As Catholics, her family were exceptional in Georgia… As prosperous people, they were exceptional among the Catholics… As Southerners, moreover, they were exceptional in the eyes of people from the North, such as the Pathé cameraman from New York. Mary Flannery O’Connor hadn’t asked him to come, but he came into their yard and stuck his camera into her life and gave her the idea that she was up to something out of the ordinary.

The episode was shown in movie houses not long afterward… A girl in a black coat and skullcap comes along cradling a chicken in her hands. She sets it down and watches it with eyes full of concentration as it begins to walk, forward and then back. “Odd fowl goes backward to go forward so she can look back to see where she went,” says the caption…

The episode lasts less than minute. Yet Mary Flannery O’Connor had been changed by it. She perceived that she had an unusual gift, even if it was just a gift for getting a certain kind of chicken to walk a certain way; and she saw that her challenge in life would be to make the nature of her gift clear to people who wouldn’t understand it otherwise.

She began to collect chickens, to give them striking names, to dress them in little outfits she sewed for them… “I favored those with one green eye and one orange one or with overlong necks and crooked combs… I pondered over the picture in Robert Ripley’s book, Believe It or Not, of a rooster that had survived thirty days without his head.”

She was drawn to what she would call “mystery and the unexpected.” It was a mystery why the chicken could walk either forward or backward… The chicken was a freak, a grotesque, and when a cameraman came all the way from New York to Savannah to photograph her just because she had trained it, she was suddenly a kind of freak, too. When she told the story in an essay thirty years later, she had devoted her life to the aesthetic contemplation of the grotesque. (12-14)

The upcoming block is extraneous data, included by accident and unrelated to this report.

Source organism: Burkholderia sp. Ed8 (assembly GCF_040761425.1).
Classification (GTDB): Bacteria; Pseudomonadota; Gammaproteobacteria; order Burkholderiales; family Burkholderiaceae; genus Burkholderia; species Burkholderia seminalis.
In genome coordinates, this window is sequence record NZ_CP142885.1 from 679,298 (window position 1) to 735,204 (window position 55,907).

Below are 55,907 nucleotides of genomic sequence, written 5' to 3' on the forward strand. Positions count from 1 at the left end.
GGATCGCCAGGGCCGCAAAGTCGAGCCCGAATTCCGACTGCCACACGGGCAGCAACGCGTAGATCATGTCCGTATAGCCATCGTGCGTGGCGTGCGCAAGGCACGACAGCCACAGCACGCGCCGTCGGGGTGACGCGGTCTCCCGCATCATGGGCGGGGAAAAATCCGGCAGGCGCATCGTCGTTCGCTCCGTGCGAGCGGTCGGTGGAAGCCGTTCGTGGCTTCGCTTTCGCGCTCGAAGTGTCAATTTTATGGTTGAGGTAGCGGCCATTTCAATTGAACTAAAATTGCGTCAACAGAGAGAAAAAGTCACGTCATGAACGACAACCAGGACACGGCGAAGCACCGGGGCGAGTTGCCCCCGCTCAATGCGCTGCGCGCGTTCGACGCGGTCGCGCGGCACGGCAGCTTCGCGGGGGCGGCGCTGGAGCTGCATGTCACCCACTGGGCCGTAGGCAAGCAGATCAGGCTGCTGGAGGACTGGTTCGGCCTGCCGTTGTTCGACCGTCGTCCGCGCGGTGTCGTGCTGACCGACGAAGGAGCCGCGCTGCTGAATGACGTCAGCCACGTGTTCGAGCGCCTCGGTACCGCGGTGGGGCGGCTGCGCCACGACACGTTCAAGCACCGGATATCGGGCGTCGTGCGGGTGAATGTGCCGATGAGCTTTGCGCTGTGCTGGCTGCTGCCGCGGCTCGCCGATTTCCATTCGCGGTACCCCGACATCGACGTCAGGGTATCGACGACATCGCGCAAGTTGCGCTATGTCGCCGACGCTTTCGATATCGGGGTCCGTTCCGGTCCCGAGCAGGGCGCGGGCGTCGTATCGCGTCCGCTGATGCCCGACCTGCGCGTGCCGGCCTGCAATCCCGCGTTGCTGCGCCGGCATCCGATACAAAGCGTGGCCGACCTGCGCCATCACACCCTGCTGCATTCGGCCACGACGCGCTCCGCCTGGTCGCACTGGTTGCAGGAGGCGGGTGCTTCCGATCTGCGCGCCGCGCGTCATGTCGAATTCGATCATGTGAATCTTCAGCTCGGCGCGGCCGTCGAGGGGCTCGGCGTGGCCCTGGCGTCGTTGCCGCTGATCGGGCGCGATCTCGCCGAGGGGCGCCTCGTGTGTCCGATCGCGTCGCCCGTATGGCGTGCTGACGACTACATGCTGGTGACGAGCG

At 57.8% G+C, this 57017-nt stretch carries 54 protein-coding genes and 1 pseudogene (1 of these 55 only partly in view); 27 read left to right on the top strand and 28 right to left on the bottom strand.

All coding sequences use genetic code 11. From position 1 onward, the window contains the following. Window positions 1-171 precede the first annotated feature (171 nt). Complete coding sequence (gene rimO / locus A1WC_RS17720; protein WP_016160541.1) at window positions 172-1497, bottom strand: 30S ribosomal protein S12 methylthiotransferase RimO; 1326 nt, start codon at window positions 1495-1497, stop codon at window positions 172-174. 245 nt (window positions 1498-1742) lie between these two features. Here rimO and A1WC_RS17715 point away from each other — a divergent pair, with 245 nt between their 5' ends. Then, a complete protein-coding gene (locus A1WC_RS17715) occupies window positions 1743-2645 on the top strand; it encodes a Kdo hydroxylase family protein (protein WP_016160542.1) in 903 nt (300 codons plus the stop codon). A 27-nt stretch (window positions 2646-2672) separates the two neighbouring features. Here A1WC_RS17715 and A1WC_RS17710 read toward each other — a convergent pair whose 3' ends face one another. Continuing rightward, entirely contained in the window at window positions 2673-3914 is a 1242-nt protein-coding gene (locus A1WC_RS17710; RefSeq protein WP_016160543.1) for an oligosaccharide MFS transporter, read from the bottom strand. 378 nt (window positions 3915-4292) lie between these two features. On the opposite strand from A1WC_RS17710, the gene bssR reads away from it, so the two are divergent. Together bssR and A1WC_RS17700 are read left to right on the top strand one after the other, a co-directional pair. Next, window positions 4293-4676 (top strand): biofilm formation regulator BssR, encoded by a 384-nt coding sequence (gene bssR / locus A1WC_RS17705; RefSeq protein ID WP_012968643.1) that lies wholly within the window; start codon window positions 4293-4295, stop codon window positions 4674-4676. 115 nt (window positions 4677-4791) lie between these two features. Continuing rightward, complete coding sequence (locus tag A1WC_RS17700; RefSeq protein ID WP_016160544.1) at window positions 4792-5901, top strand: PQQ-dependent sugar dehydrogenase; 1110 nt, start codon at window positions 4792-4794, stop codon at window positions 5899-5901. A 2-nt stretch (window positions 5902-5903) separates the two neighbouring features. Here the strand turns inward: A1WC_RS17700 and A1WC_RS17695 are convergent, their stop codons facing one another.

Thomas Merton
Thomas Merton was ten years old when he first went back to France, the place of his birth and the setting of his father’s paintings… He was a son of two artists… He was born [in Paris] in 1915… As America entered the world war they all went to New York to stay with [his mother’s] family. Three years later she entered Bellevue Hospital, with stomach cancer, and she sent Thomas Merton a note from her hospital bed to inform him matter-of-factly that she would never see him again. He was six years old when his mother died.

The next few years were hard ones… Then in the summer of 1925, [his father] Owen and Thomas Merton went to France. As they settled one night in a small hotel in an ancient village, “I felt at home” [he writes in The Seven Storey Mountain]. “Father threw open the shutters of the room, and looked out on the quiet night, without stars, and said: ‘Do you smell the woodsmoke in the air?’” …

St. Antonin was an ordinary village, encircled by a road where the ancient ramparts had been… But it was the plan of the town, not its beauty or its history, that struck Merton most powerfully. He explained, “The church had been fitted into the landscape in such a way as to become the keystone of its intelligibility… The whole landscape, unified by the church and its heavenward spire, seemed to say: this is the meaning of all created things: we have been made for no other purpose than that men may use us in raising themselves to God, in proclaiming the glory of God.” …

The son of painter, he describes the village so as to give it the wholeness and harmony and radiance of a landscape painting. He, too, will wind up a painter of landscapes in his way, for in entering a monastery he has sought not just to return to France of the Middle Ages but to enter into the vision he had seen over his father’s shoulder in St. Antonin that summer, in which the imperfect world was made perfect in the mind’s eye. (7-9)